Some web conferencing products are sold primarily or exclusively through the manufacturer of the conferencing software. You may come to the signup page through a referral partner, but if you choose to license GoToWebinar or omNovia (as examples), you’ll probably end up working directly with the software vendor and you’ll see bills coming from those companies.
Other conferencing vendors allow their business partners to sell the product usage licenses directly, with billing coming from the reseller rather than the manufacturer. Adobe Connect, Microsoft Live Meeting, and WebEx Event Center (as examples) all have strong reseller networks.
I am not a software reseller or manufacturer and I have no vested interest in convincing you to take one approach or the other. I work with vendors and with resellers in my Webinar Success consulting and support business.
The advantages to working directly with a manufacturer should be obvious. Your relationship is with the entity that owns the software. You can’t get left in the cold if your reseller goes out of business or decides to stop supporting the product. Maybe you feel more comfortable with direct support or account management from the vendor.
But let’s look at the other side of the coin. What advantages can come from working with a web conferencing reseller? There is a lot of potential for added value, which you may or may not realize… There are no sure bets in this world.
I have seen cases where a reseller can get you a cheaper licensing rate than you can get from the manufacturer. Resellers enjoy wholesale pricing, and if they want to drop their profit margin and pass the savings to you, they might be able to make up the difference by selling you additional products or services.
One of the key benefits you may enjoy is more personalized service. A company the size of Adobe, Microsoft, or Cisco has many thousands of customers and simultaneous assistance requests. A typical conversation starts with: “What is your customer number? Do you have an existing ticket number? What is your name, your phone number, your email address? What category does your question fall under?”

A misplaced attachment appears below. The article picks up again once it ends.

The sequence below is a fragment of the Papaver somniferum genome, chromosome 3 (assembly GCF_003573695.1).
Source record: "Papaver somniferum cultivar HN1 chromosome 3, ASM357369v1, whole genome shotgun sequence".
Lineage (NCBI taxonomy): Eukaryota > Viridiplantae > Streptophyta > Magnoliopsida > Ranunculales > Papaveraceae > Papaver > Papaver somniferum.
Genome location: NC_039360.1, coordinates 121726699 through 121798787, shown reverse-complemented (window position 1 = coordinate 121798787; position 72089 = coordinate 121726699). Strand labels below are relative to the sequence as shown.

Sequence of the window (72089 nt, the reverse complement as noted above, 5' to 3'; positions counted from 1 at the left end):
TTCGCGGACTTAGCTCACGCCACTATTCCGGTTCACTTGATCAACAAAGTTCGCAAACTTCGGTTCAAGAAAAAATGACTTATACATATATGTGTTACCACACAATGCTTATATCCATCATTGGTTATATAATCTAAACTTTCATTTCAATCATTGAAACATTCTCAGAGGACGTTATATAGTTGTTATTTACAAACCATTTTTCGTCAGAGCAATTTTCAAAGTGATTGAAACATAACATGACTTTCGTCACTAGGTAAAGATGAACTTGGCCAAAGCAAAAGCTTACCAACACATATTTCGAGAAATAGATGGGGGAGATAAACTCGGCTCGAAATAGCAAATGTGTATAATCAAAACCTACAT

A smaller, specialized services reseller may be working with only a few customers at any one time. If you are lucky, you can have a conversation that starts with “Hey, Bob. It’s me. I’m still having that problem from yesterday. Can you give me a hand?” Ideally you’ll have a dedicated account rep who knows you and can intervene on your behalf with billing or support questions.
Then there is the issue of value added services and offerings. I was just talking to Roger Rosenquist, the director of marketing at ConferencePlus, so I’ll use them as an example while their info is fresh in my mind. Hopefully it won’t sound like an advertisement for the company!
Like many resellers and service providers in this space, ConferencePlus offer a variety of products and services. They will set you up with Live Meeting, WebEx, or something else that suits your needs (such as Thomson Reuters for video webcasting). If your event demands the use of local audio/video experts to run sound and cameras, the company will arrange local support or studio availability. If you need audio conferencing in conjunction with your web event, they will provision that. So your reseller can act as a broker and multi-vendor consolidator to make sure you have all the technology pieces in place.
But then ConferencePlus offers additional options that go beyond standard provisioning. They have an option for very large enterprises running lots of audio/video to install a physical audio bridge on the company’s network. ConferencePlus manages security settings, maintenance and upgrades, integration with web conferencing, and other IT issues. The customer gets the security, ownership, and potential cost savings of using their own local equipment, but without needing to dedicate training and support time for their internal IT or datacom staff.
Another example of value-add that works for certain customers is something ConferencePlus calls their Share Portal™ Content Management Application. This lets their clients quickly group archived recordings onto a private web page for secure access by groups or individuals. Account managers can control access security, naming, and availability of different recordings.
I think that gets the idea across. A reseller and value-added service provider may not be necessary or appropriate for your needs. But then again, it might give you additional options on pricing, support, and associated functionality you couldn’t get by going through the web conferencing vendor directly.
If you do elect to use a reseller, look for how long they have been in business and have sold your desired technology. Ask whether they provide first line technical support themselves or whether you will be going through the manufacturer’s support lines. Ask what kind of training and expertise their support people have with the product. Compare pricing and licensing options they can provide with those of the vendor. And see whether they offer additional capabilities through proprietary software or services that will give you cost-effective benefits.